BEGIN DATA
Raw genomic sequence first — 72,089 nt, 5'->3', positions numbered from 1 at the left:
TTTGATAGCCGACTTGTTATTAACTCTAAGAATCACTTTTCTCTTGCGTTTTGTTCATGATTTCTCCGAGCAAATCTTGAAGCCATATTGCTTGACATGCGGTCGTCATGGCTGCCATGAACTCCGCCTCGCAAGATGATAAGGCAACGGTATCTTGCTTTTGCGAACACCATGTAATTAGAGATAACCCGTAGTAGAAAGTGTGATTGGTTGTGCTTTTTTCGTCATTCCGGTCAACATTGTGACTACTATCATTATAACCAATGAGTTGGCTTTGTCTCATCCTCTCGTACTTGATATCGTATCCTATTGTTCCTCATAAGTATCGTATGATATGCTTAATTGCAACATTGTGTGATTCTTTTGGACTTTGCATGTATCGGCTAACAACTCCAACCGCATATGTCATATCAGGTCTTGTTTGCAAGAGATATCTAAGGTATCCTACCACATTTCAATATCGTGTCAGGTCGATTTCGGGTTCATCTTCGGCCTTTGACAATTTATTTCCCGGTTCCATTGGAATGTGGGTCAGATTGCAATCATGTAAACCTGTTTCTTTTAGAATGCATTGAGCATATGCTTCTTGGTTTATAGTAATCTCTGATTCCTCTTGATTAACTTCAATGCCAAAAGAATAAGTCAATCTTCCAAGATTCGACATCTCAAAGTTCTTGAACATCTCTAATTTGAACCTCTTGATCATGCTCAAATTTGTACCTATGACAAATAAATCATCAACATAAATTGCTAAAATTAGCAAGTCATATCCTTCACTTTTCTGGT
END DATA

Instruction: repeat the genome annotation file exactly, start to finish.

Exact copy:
Raw genomic sequence first — 72,089 nt, 5'->3', positions numbered from 1 at the left:
TTTGATAGCCGACTTGTTATTAACTCTAAGAATCACTTTTCTCTTGCGTTTTGTTCATGATTTCTCCGAGCAAATCTTGAAGCCATATTGCTTGACATGCGGTCGTCATGGCTGCCATGAACTCCGCCTCGCAAGATGATAAGGCAACGGTATCTTGCTTTTGCGAACACCATGTAATTAGAGATAACCCGTAGTAGAAAGTGTGATTGGTTGTGCTTTTTTCGTCATTCCGGTCAACATTGTGACTACTATCATTATAACCAATGAGTTGGCTTTGTCTCATCCTCTCGTACTTGATATCGTATCCTATTGTTCCTCATAAGTATCGTATGATATGCTTAATTGCAACATTGTGTGATTCTTTTGGACTTTGCATGTATCGGCTAACAACTCCAACCGCATATGTCATATCAGGTCTTGTTTGCAAGAGATATCTAAGGTATCCTACCACATTTCAATATCGTGTCAGGTCGATTTCGGGTTCATCTTCGGCCTTTGACAATTTATTTCCCGGTTCCATTGGAATGTGGGTCAGATTGCAATCATGTAAACCTGTTTCTTTTAGAATGCATTGAGCATATGCTTCTTGGTTTATAGTAATCTCTGATTCCTCTTGATTAACTTCAATGCCAAAAGAATAAGTCAATCTTCCAAGATTCGACATCTCAAAGTTCTTGAACATCTCTAATTTGAACCTCTTGATCATGCTCAAATTTGTACCTATGACAAATAAATCATCAACATAAATTGCTAAAATTAGCAAGTCATATCCTTCACTTTTCTGGT